Andrew Fiala

Crime and punishment, especially the death penalty, is a tangled mess in America

In this photo provided by the California Department of Corrections and Rehabilitation a chair is removed from the death penalty chamber at San Quentin State Prison, Wednesday, March 13, 2019, in San Quentin, Calif. Gov. Gavin Newsom signed an executive order, Wednesday, placing a moratorium on the death penalty.
In this photo provided by the California Department of Corrections and Rehabilitation a chair is removed from the death penalty chamber at San Quentin State Prison, Wednesday, March 13, 2019, in San Quentin, Calif. Gov. Gavin Newsom signed an executive order, Wednesday, placing a moratorium on the death penalty. AP
The debate about the death penalty reflects our deeply divided culture. Gov. Newsom announced a moratorium on the death penalty in California, despite the fact that Californians voted to support it in 2016. Last year the Catholic Church called for the abolition of the death penalty worldwide. But President Trump has called for expanded use of the death penalty for drug traffickers.


There are fundamental values in conflict here. If justice requires retribution, then murderers deserve death. But as the Catholic Church has said, even murderers are human beings with inherent dignity and worth. And other values are on the table, such as love, mercy, and forgiveness—as well as the basic goal of preventing crime and insuring public safety.


The theory of retributive justice has ancient roots in the lex talionis, the law of retaliation. This rests upon a system of equivalences: eye for eye, and life for life. This system limits the excessive violence of revenge. Retribution says that you can only take an eye for an eye—and no more than that.

Thomas Jefferson considered the lex talionis, as he drafted a system of punishment for the state of Virginia that included castration as a punishment for rape, polygamy and sodomy. But we no longer castrate rapists. And sodomy is no longer a crime. The demise of capital punishment seems to be a further step on this path of evolution.

In the old days, corporal punishment was often done in public. It thus had a strong deterrent effect. But these days, the few criminals we do execute are killed in secluded places out of the public eye. Any deterrent effect of capital punishment is thus undermined. And since we no longer use corporal punishment, time served in prison is the universal currency of punishment.

Prisons evolved out of the idea of the “penitentiary” as a place to become penitent. A criminal alone in a cell with a Bible might repent. But religious transformation is not a focus of modern prisons. And the rationale behind prison sentences is convoluted. The way we convert crime into prison-time has little to do with the lex talionis.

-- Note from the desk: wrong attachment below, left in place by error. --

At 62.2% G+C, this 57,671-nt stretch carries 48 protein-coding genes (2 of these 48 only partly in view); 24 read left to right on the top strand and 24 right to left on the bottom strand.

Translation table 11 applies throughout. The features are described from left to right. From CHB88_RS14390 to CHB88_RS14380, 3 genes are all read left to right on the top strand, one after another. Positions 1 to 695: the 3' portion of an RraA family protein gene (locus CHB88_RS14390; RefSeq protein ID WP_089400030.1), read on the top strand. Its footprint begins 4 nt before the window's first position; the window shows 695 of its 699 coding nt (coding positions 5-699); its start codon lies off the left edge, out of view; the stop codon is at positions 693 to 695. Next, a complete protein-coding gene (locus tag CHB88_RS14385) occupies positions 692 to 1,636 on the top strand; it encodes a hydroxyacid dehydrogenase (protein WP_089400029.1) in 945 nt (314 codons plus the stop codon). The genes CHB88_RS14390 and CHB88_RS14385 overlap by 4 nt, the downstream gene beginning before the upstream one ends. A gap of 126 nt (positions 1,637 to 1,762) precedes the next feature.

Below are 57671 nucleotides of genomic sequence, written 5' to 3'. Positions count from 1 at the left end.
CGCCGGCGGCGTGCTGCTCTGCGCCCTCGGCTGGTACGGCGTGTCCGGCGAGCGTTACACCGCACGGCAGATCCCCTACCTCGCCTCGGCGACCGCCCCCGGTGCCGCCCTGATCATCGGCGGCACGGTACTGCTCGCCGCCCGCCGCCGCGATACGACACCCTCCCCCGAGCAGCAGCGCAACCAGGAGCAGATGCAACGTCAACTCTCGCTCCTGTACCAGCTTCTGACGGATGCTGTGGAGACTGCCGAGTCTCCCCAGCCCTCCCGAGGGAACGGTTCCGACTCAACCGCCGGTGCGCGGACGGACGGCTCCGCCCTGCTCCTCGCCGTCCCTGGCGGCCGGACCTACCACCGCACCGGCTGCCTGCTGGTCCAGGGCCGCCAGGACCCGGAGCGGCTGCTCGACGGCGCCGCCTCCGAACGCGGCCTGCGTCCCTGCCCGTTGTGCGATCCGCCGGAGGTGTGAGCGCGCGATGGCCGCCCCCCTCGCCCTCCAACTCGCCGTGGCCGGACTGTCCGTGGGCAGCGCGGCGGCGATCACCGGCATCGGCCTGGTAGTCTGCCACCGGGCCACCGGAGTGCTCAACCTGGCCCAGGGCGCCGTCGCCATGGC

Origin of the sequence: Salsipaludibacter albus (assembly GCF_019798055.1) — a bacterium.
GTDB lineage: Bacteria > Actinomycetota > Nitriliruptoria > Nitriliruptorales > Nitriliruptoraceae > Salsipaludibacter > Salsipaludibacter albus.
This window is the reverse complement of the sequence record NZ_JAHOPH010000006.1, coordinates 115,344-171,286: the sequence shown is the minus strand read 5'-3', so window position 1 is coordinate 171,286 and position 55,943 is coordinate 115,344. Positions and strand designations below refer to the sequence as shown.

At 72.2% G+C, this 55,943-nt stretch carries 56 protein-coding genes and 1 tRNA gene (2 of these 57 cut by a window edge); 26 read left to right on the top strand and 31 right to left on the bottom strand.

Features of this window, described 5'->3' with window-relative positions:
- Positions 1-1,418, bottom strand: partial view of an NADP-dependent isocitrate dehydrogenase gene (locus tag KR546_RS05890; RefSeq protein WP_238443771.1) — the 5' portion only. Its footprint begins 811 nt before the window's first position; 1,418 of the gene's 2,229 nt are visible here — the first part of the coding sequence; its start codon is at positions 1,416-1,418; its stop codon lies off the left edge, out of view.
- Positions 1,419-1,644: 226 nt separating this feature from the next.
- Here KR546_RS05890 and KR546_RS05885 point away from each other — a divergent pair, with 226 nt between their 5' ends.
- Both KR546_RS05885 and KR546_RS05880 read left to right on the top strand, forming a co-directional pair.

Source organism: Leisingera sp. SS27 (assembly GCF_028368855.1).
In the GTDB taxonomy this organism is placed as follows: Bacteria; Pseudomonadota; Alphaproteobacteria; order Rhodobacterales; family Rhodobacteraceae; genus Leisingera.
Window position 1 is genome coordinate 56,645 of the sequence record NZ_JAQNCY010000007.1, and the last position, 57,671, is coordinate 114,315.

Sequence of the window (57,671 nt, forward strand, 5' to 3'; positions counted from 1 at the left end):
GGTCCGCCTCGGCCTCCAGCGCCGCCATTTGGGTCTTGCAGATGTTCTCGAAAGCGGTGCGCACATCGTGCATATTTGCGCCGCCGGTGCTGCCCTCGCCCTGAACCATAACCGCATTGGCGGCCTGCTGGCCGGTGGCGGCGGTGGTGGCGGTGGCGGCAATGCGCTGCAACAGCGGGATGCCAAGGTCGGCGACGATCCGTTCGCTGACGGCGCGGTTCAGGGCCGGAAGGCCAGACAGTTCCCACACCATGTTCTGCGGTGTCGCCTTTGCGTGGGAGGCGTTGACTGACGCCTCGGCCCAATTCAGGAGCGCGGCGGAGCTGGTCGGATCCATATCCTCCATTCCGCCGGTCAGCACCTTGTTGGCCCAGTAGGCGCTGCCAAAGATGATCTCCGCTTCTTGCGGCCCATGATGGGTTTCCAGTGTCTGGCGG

For example, when Trump crony Paul Manafort was sentenced to prison, critics noted that his sentence was lighter than what less affluent criminals get. Wealth and race undermine the ideal equal justice. Such disparities also hold with regard to death sentences.

We also trade punishment for cooperation. The trials emerging out of the Washington swamp include offers of leniency. But plea bargaining violates the idea of lex talionis, since it gives the crook less than what he deserves.

So maybe retributive justice is less important than the overall goal of crime prevention. Plea bargains get crooks off the street, even if people plea to crimes they did not commit. But if crime prevention is our goal, we should also consider restorative justice, rehabilitation, and other efforts to transform communities. Alternatives to incarceration put people back to work and keep them with their families.

Another complication is the idea that retributive justice should give way to more humane values such as mercy, love, and forgiveness. It was Jesus who said that “eye for an eye” should give way to turning the other cheek (Matthew 5:38-39). But forgiveness and mercy fail to give people what they deserve.

So where does this leave us? Well, our system of punishment is a tangled mess. The U.S. has the world’s largest prison population. Racial and economic disparities are woven throughout the system. California has the largest death row population in the country. But now the 737 people on death row will not be killed.

The good news is that crime rates have fallen over the past decades. The bad news is that our moral and cultural differences make it unlikely that we would ever achieve consensus about criminal justice. Some may want us to go back to the era of Thomas Jefferson and re-instate castration for rapists and other forms of corporal punishment. Others will argue that the death penalty is just and necessary. But some will cheer on the demise of the death penalty as the dawning of a more humane and enlightened era.

Andrew Fiala is a professor of philosophy and director of The Ethics Center at Fresno State: @PhilosophyFiala
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